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What would it have taken to acquire Phillies second baseman Cesar Hernandez?

Opinions diverged greatly, so let’s go back to basics with a fundamental surplus value calculation.

MLB: Philadelphia Phillies at Washington Nationals Derik Hamilton-USA TODAY Sports

Note: I was about a thousand words into this piece a week before the Angels acquired Ian Kinsler. In lieu of deleting the article entirely it appears below, slightly modified.

There had been copious discourse within the community regarding an appropriate trade package for Philadelphia Phillies second baseman Cesar Hernandez, with several going as far as to say an Angels offseason lacking a Hernandez acquisition would be unsatisfactory. Dang it, Fletch! With takes ranging anywhere from multiple starting pitchers plus ancillary pieces to a single starter or top prospect, here is a more methodical approach to finding the trade value of the speedy, switch-hitting leadoff hitter and what a return may have looked like.

In order to understand how much Hernandez is worth, it must be found how much more he is worth than he is being paid. In other words? The surplus value.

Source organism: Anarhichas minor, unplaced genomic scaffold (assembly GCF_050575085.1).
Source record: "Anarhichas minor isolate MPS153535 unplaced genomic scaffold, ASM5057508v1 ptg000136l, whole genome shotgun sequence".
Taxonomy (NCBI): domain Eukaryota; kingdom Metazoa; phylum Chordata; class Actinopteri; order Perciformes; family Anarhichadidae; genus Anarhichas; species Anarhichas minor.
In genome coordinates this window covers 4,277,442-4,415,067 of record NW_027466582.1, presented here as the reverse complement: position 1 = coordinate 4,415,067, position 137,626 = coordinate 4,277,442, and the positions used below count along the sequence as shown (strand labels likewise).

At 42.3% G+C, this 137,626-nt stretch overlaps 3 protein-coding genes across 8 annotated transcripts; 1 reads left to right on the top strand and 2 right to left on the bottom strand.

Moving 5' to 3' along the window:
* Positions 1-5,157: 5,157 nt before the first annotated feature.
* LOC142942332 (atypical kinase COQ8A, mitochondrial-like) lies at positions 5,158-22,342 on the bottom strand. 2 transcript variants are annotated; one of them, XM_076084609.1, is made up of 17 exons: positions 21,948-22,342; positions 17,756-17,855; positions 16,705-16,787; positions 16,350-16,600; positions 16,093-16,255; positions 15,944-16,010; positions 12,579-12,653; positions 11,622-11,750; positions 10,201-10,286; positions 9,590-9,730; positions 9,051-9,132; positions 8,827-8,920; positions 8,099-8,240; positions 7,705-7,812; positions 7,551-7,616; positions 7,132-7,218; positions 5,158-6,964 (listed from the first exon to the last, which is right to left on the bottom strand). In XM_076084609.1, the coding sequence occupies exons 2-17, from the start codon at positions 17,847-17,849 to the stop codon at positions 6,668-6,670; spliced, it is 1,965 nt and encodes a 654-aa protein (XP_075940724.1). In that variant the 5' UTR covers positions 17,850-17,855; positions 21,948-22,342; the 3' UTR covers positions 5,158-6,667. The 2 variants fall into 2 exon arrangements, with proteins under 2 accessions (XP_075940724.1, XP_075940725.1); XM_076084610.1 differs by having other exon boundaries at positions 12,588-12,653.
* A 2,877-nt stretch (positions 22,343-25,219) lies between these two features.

Calculating the surplus value of Cesar Hernandez

Year Age WAR $/WAR (millions) Value Salary Surplus Value
Year Age WAR $/WAR (millions) Value Salary Surplus Value
2018 27 4 9 $36M $4.7M $31.3M
2019 28 4 9.45 $37.8M $8M* $29.8M
2020 29 4 9.92 $39.68M $11M* $29.68M
Total 12 $113.48M $23.7M $89.78M
Assumptions: $/WAR in free agency = $9M with 5% inflation; A standard aging curve [+0.25 WAR/yr (18-24), 0 WAR/yr (25-30),-0.5 WAR/yr (31-37),-0.75 WAR/yr (>37)] applies. *This is a conservative arbitration estimate.

Hernandez as a four-win player from here on out makes sense and is right in line with how he has performed over the past two years. He did get injured in 2017 but was still producing at a 4-win pace had he played the same number of games he did the previous year. His oblique is concerning but not expected to be a lingering issue.

At a conservative estimate of 3.5 WAR per year, Hernandez would have $75M in surplus value. Even a 3-win player in this situation would have $61M in surplus value. While the timing for such a trade would be incredibly poor due to the wealth of available options, there is no denying that Hernandez is an incredibly valuable asset.

To assist in putting a dollar value on prospects a conversion is necessary, which is where the data comes in.

Research found this to be the value of prospects; based on the 20-80 scale where 50 is a future MLB average regular.

Some prospects will end up more valuable than predicted, some less, but this is a nice average to use in a calculation such as this. All else equal, prospects are less valuable than major-league players because of their volatility, risk, and proximity to the majors. Not all prospects make it, after all. Remember this?